How to Become a Pilot: A Flight Instructor at a Local Flight School Will Help
Many people dream to be able to fly a small plane over the meadows, mountains and lakes across the beautiful land? Some of them thought that this is just out of range of their financial or intellectual or manual capabilities. This topic might be worth another look.
Yes, getting a private pilot license is not easy. It does require intensive learning, practical training and a financial investment of eight to ten thousand dollars – depending on circumstances. However, for many people it is doable.
The best thing an interested candidate can do is to search some general information online and visit a flight school at the local airport. Flight school personnel will be more than happy to advise anybody in all aspects and answer all questions. For a special rate, around one hundred dollars or so in a Cessna 152, their licensed flight instructor would be delighted to give people interested in flying an “introductory lesson.” Many people take advantage of that, because such a flight is going to let them discover whether this really is something they should do or not.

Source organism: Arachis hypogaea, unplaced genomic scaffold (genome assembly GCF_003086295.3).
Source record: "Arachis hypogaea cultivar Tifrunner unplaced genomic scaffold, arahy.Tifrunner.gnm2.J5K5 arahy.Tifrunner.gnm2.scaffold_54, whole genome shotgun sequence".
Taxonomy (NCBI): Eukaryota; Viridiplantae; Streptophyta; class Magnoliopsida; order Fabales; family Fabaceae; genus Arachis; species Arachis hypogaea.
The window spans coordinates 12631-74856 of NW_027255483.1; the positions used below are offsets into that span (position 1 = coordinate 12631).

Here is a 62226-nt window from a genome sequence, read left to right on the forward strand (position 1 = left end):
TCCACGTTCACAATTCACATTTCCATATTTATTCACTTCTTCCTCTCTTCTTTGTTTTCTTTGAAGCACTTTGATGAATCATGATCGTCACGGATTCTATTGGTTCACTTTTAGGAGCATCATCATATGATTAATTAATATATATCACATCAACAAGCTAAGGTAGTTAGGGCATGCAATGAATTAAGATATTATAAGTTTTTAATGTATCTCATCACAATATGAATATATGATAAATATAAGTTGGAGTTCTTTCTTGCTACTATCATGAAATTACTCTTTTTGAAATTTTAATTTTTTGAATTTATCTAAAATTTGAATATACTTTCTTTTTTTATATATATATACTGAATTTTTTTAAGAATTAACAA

Starting With a Ground School
The first thing wannabe pilots must do is complete a couple of hours of aviation ground school. This is usually done by a FAA licensed flight instructor, which is the best choice. Theoretically, the ground school training can be done with any licensed ground school instructor or school – some even online.
It is urgently advisable to do the ground school and actual flight training in a parallel manner. Both training parts are going to interrelate and benefit from each other. It is important, however, that the student is comfortable with the flight instructor right from the beginning. Shopping around for a replacement is definitely advisable if somebody is not happy with his teacher.
During the first ten hours, the instructor is going to teach all basic airplane operations and most important flight techniques. He is going to ask many times what the most important consideration while flying an airplane is: Maintaining the minimum flight speed necessary to keep the airplane flying.
First Landings are Exciting
Depending on student’s progress, after a dozens of cockpit hours, the flight instructor is going let the student do take-off and landings just by himself. Of course, he is going to watch every second of a student’s moves in order to secure the student’s and his own safety. Then, most training is going to focus on take-offs and landings, five to ten each lesson.
At the same time, the students are going to experience all kinds of typical flight situations during a regular flight. They call these practice “maneuvers” and they include climbs and descends, slow flight, shallow and steep circles and other important airplane situations.
As the flight training progresses, the future pilot needs a “written” FAA exam, which he must do online. This is the first major step toward the private pilot license. At the same time, the flight instructor is going to introduce the candidates to more difficult maneuvers such as “stalls.”